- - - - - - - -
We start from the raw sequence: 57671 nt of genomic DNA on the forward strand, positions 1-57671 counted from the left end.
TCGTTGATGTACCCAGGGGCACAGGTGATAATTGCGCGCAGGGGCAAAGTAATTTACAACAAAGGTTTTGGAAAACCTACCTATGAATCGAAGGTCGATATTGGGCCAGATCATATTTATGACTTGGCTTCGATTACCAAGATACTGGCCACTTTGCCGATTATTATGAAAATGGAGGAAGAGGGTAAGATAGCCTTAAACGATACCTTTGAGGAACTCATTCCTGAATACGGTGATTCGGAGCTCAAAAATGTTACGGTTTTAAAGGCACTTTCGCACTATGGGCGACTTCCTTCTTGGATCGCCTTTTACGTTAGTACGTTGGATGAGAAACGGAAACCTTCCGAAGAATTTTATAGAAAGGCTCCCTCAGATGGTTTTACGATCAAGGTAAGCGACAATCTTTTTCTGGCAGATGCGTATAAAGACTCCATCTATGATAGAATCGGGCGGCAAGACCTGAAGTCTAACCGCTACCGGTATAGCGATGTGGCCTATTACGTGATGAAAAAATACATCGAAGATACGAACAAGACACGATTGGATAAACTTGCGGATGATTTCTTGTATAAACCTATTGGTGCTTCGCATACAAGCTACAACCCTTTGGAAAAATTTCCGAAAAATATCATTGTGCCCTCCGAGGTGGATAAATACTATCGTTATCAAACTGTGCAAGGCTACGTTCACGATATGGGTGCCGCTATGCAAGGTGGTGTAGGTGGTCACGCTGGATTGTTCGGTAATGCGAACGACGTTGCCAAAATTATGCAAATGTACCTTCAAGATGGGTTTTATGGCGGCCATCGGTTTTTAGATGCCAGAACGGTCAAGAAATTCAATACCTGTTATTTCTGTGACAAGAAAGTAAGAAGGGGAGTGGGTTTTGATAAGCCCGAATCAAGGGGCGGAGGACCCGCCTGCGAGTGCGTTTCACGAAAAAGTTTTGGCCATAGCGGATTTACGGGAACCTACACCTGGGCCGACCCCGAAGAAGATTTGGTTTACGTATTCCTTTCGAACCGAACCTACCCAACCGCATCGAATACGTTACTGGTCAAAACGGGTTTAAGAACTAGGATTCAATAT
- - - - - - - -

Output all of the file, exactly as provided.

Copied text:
We start from the raw sequence: 57671 nt of genomic DNA on the forward strand, positions 1-57671 counted from the left end.
TCGTTGATGTACCCAGGGGCACAGGTGATAATTGCGCGCAGGGGCAAAGTAATTTACAACAAAGGTTTTGGAAAACCTACCTATGAATCGAAGGTCGATATTGGGCCAGATCATATTTATGACTTGGCTTCGATTACCAAGATACTGGCCACTTTGCCGATTATTATGAAAATGGAGGAAGAGGGTAAGATAGCCTTAAACGATACCTTTGAGGAACTCATTCCTGAATACGGTGATTCGGAGCTCAAAAATGTTACGGTTTTAAAGGCACTTTCGCACTATGGGCGACTTCCTTCTTGGATCGCCTTTTACGTTAGTACGTTGGATGAGAAACGGAAACCTTCCGAAGAATTTTATAGAAAGGCTCCCTCAGATGGTTTTACGATCAAGGTAAGCGACAATCTTTTTCTGGCAGATGCGTATAAAGACTCCATCTATGATAGAATCGGGCGGCAAGACCTGAAGTCTAACCGCTACCGGTATAGCGATGTGGCCTATTACGTGATGAAAAAATACATCGAAGATACGAACAAGACACGATTGGATAAACTTGCGGATGATTTCTTGTATAAACCTATTGGTGCTTCGCATACAAGCTACAACCCTTTGGAAAAATTTCCGAAAAATATCATTGTGCCCTCCGAGGTGGATAAATACTATCGTTATCAAACTGTGCAAGGCTACGTTCACGATATGGGTGCCGCTATGCAAGGTGGTGTAGGTGGTCACGCTGGATTGTTCGGTAATGCGAACGACGTTGCCAAAATTATGCAAATGTACCTTCAAGATGGGTTTTATGGCGGCCATCGGTTTTTAGATGCCAGAACGGTCAAGAAATTCAATACCTGTTATTTCTGTGACAAGAAAGTAAGAAGGGGAGTGGGTTTTGATAAGCCCGAATCAAGGGGCGGAGGACCCGCCTGCGAGTGCGTTTCACGAAAAAGTTTTGGCCATAGCGGATTTACGGGAACCTACACCTGGGCCGACCCCGAAGAAGATTTGGTTTACGTATTCCTTTCGAACCGAACCTACCCAACCGCATCGAATACGTTACTGGTCAAAACGGGTTTAAGAACTAGGATTCAATAT